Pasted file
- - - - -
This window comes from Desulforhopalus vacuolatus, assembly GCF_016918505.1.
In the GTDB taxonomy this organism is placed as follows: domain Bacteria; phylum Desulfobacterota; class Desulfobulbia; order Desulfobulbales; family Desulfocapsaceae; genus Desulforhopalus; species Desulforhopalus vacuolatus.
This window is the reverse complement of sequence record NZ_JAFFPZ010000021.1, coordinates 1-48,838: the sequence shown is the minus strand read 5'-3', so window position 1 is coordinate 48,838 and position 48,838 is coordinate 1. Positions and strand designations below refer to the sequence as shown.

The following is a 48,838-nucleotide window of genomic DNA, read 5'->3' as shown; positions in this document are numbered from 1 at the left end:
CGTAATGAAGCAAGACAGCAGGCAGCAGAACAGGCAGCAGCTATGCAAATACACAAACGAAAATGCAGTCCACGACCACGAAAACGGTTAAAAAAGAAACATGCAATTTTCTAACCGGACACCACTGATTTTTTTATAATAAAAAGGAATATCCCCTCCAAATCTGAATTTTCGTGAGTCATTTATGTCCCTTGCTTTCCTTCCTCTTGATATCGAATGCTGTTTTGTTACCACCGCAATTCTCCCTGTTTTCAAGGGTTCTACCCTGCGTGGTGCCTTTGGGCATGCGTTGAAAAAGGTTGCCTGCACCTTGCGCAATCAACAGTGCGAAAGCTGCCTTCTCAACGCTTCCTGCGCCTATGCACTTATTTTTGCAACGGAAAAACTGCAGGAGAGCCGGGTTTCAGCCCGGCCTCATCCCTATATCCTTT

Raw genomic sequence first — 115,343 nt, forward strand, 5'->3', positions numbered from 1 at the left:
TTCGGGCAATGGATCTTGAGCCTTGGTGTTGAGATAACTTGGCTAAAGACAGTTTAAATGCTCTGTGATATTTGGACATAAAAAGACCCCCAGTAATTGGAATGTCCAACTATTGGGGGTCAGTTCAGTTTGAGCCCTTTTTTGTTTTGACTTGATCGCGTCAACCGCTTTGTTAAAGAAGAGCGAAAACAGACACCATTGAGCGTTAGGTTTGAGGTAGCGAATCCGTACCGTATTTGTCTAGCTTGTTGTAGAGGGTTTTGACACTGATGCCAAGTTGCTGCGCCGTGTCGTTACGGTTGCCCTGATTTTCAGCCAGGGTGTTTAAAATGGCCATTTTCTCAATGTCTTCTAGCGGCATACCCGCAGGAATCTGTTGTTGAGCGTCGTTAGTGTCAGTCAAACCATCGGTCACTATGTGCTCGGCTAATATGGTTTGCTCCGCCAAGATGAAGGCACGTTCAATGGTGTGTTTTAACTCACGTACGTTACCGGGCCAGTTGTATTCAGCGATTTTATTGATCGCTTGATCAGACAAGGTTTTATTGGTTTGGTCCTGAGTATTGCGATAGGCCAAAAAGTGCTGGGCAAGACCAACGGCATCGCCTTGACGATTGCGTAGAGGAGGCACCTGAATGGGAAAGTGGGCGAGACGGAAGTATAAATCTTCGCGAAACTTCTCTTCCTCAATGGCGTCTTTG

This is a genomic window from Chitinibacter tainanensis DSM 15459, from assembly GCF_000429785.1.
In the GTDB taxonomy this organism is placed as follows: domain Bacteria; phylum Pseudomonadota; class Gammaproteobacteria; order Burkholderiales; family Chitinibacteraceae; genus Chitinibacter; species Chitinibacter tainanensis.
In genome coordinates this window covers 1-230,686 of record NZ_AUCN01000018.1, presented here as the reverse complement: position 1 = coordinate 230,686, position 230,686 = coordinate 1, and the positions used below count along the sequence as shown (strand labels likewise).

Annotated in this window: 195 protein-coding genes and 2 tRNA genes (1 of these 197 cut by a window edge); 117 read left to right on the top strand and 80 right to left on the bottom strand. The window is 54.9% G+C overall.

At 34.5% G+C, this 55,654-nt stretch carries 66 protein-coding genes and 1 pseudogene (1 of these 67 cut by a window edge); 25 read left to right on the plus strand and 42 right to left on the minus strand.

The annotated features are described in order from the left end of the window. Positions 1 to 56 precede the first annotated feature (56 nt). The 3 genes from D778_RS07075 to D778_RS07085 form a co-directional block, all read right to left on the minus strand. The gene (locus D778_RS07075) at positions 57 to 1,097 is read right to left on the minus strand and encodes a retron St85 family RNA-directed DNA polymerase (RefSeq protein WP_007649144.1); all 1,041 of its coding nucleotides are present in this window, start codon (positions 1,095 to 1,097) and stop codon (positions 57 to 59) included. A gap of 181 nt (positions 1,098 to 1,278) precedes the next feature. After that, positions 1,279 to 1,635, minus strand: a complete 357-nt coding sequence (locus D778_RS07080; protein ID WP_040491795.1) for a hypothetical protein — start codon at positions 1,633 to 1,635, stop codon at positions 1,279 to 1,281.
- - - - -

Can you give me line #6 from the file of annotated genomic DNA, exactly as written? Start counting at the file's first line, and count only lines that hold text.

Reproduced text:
Raw genomic sequence first — 115,343 nt, forward strand, 5'->3', positions numbered from 1 at the left: